Free Radicals creates workshops that engage communities on knowledge justice issues in fun and accessible ways. If you are interested in inviting Free Radicals to facilitate one of our existing workshops, or in collaborating on creating a new workshop, please email firstname.lastname@example.org
People’s History of Science
We created a People’s History of Science as a counter-narrative to everything that is normally said about science – about how science is neutral, how science is objective, how science is the ultimate truth. But Whose Knowledge are we talking about when we say Western science? And how did we get to the point of having only one science that is seen as legitimate – when diverse knowledge traditions around the world gave us countless discoveries and innovations.
This workshop explores the ‘cultural fingerprint’ of Western Science, unravels its history of imperialism, and reflects upon how that history impacts what types of people can access Western science today. Participants will connect how their encounters with Western Science are mediated by their identities as women, queer and trans people, people of color, and disabled peoples.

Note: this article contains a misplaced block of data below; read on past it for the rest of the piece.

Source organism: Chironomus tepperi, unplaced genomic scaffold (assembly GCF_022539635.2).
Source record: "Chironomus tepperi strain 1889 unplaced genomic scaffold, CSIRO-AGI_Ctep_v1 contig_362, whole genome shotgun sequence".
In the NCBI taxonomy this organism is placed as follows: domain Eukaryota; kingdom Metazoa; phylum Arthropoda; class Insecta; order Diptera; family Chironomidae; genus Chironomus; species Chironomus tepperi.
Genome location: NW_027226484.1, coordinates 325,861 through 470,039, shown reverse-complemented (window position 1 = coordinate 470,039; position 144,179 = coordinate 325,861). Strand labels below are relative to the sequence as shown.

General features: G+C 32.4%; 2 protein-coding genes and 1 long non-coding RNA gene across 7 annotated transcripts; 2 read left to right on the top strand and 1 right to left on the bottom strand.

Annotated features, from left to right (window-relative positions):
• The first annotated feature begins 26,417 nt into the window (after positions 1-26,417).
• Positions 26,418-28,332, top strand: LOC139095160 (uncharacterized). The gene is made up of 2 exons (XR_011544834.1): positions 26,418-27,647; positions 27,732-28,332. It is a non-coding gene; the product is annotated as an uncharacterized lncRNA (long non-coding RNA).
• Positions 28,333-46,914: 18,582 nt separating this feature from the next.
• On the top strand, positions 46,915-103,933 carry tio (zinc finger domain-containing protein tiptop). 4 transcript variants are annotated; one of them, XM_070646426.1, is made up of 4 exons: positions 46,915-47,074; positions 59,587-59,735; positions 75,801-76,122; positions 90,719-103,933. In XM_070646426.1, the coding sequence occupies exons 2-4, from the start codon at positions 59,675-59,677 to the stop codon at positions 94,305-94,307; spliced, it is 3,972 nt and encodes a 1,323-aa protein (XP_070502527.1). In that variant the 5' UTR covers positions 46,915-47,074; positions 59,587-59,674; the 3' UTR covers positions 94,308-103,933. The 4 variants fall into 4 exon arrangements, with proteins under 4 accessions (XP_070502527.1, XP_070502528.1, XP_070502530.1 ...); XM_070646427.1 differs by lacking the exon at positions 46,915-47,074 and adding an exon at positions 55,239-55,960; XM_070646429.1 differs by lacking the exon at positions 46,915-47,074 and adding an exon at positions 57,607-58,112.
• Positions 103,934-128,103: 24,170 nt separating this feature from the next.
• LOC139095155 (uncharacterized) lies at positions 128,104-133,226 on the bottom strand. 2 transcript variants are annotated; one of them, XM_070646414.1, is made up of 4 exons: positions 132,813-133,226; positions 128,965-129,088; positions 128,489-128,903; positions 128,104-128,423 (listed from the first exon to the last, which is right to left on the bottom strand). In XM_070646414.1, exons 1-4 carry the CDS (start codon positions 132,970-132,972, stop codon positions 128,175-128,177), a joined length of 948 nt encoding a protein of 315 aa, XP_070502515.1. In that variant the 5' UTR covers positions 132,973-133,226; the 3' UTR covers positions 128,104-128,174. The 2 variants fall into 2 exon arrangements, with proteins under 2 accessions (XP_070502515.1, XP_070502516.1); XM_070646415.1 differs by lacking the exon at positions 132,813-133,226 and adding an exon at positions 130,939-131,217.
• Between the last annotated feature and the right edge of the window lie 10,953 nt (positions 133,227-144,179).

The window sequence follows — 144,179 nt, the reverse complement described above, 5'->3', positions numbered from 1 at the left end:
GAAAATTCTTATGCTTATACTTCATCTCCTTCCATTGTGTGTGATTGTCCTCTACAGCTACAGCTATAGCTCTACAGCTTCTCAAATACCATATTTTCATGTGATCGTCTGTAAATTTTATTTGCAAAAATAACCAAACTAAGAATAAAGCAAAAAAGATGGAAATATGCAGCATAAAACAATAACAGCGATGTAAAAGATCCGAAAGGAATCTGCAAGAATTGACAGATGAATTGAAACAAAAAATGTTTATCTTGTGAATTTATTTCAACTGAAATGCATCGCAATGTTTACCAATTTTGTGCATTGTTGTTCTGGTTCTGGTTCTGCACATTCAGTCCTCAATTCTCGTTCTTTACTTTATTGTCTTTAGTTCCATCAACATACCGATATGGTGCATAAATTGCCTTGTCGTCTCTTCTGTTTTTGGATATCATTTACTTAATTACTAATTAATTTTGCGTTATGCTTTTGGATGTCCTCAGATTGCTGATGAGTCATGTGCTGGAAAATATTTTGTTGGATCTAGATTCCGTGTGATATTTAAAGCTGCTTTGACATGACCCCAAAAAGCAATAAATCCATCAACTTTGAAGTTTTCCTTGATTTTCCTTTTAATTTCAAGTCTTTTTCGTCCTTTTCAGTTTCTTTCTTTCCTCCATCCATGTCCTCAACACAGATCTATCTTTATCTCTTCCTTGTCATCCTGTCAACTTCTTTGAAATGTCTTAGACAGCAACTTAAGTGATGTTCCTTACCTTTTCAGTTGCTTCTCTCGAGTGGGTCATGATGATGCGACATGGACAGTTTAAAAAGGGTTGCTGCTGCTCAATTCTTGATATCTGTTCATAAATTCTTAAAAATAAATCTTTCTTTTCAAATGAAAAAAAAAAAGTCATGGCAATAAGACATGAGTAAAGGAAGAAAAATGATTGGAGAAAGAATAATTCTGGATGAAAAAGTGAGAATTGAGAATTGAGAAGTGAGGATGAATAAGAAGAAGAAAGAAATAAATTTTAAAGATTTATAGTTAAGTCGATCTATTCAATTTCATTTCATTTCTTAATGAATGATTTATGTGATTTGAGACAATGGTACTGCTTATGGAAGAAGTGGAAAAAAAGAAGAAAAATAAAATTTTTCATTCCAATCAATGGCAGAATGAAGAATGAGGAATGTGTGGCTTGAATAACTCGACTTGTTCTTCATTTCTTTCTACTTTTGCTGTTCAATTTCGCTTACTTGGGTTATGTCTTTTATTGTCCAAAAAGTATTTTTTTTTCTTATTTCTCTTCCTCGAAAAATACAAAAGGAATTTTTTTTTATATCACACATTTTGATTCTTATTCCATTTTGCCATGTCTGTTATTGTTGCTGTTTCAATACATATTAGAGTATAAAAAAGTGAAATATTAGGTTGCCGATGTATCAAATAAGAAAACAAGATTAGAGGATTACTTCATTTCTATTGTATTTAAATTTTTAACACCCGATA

Research Justice 101
How do we practice a just science? We created Research Justice 101 because we wanted to move beyond critique of science and imagine a knowledge creation process that was grounded in our values of community empowerment, accountability, and justice.
This action-oriented workshop is designed for scientists who want to align their social justice values with their research practices. We present an introduction to feminist science theory as well as an alternative to the scientific method – the feminist inquiry of science adapted from Deboleena Roy’s Feminist Theory in Science. Participants will leave with frameworks and action items for how to adjust their research practice to incorporate a feminist science lens.
What happens when the lab moves in down the street? This presentation dives into sciencewashing – or science-driven gentrification. Participants will learn about the aggressive role research institutions have historically played in gentrifying neighborhoods and displacing communities. We take an in-depth approach to how industries such as biotech create economies and neighborhoods for an already-privileged professional class at the expense of the low-income communities of color they displace.
Diversity in STEM
STEM fields are notorious for being dominated by White and Asian men, with some fields such as physics having as few as 18% women PhDs and 2% Black PhDs. Many diversity efforts in STEM have focused on recruitment of women and people of color, without tackling many of the structural and cultural barriers that exclude people from participating.
This workshop is designed for professional and academic groups that are looking to address diversity inequities in their programs. Through collective brainstorming and analysis, participants generate proposals for how to dismantle barriers in their institution and create new pipelines accessible to diverse groups of people.